I’m a subscriber to the email marketing list of the company that sells well-reviewed courses; the problem is they tend to charge premium prices. I don’t mind paying something worthwhile but there are limits. So imagine how I felt when an enewsletter, followed by a marketing email, dropped into my inbox offering the courses I was interested in at a much reduced cost. In fact, it was a reduction of all but 87%. That’s got to be good.
There was a time limit to the offer. Although it wasn’t stated in the enewsletter, the implication was that if I merely took advantage of the lower price for the first course, by the time I had completed it, the other five in the series would be back to normal prices.
This was quite clever as the threat was never overt, so one could not take offence. They did not total the six courses, although there can be few potential customers who failed to do so, and discover, like I did, it was less than the original price for the first one. An opportunity not to be missed?
Whichever way you looked at it, there seemed little risk. So why not go for it?
The course is a grounding for a career. We are told that unemployment rates are increasing, and are likely to continue doing so. It is probable that people are looking for a change in their career and are searching for opportunities. If the reported recession continues, the importance of qualifications to go alongside experience on a CV will improve one’s marketability. The offer in the marketing email might well have come at an opportune time for many subscribers, perhaps fearing their job might not be there for them much longer.
Further, it was a six-part foundation course. Implicit in that is the requirement for further courses. If I was after a change in career, I might feel that a successful foundation course, which resulted in a spectacular portfolio, might encourage a new employer to fund the additional courses, or they might have in-house structures to continue education.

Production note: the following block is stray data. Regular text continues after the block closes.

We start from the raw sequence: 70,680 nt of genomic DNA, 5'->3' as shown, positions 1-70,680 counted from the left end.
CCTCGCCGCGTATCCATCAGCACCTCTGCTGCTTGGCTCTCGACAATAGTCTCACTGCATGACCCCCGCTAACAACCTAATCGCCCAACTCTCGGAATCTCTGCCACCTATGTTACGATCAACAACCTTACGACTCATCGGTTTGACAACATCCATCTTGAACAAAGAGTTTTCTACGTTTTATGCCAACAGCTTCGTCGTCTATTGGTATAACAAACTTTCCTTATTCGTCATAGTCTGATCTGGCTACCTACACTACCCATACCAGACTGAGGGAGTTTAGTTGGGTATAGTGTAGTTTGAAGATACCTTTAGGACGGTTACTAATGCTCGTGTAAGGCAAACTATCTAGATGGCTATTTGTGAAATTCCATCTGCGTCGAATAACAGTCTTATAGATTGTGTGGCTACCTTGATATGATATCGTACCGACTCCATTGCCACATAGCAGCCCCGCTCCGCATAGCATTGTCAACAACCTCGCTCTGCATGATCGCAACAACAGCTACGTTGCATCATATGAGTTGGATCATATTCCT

It’s not such a risk for the company either as it gives what must be a welcome cash flow at a time when customers generally are husbanding funds. It takes a lot for me to bring out my credit card after losing a couple of contracts, but the offer was too good to miss, which was the intention.
Timing of an email marketing campaign isn’t just about ensuring your subscribers don’t receive emails when they have little time to open and respond to them. This one was perfect for both me and the company.
I have eleven dictionaries. In addition, I have two thesauruses. To be fair, I only use five of the dictionaries with any degree of regularity, although the two thesauruses take a bit of a pounding. Like me, you might think I would be a whiz at Countdown. After all words are my job and I don’t only write about email marketing. Prepare for disappointment.
In a semi-final of Countdown a few days ago, the abilities of the looser were stunning. I was nowhere near him. It’s good to be brought down a peg or two, but I am relieved I do not regularly watch the programme. Remarkably, after all that effort, the prize the chap won was a copy of the Concise Oxford English Dictionary. He must eat dictionaries.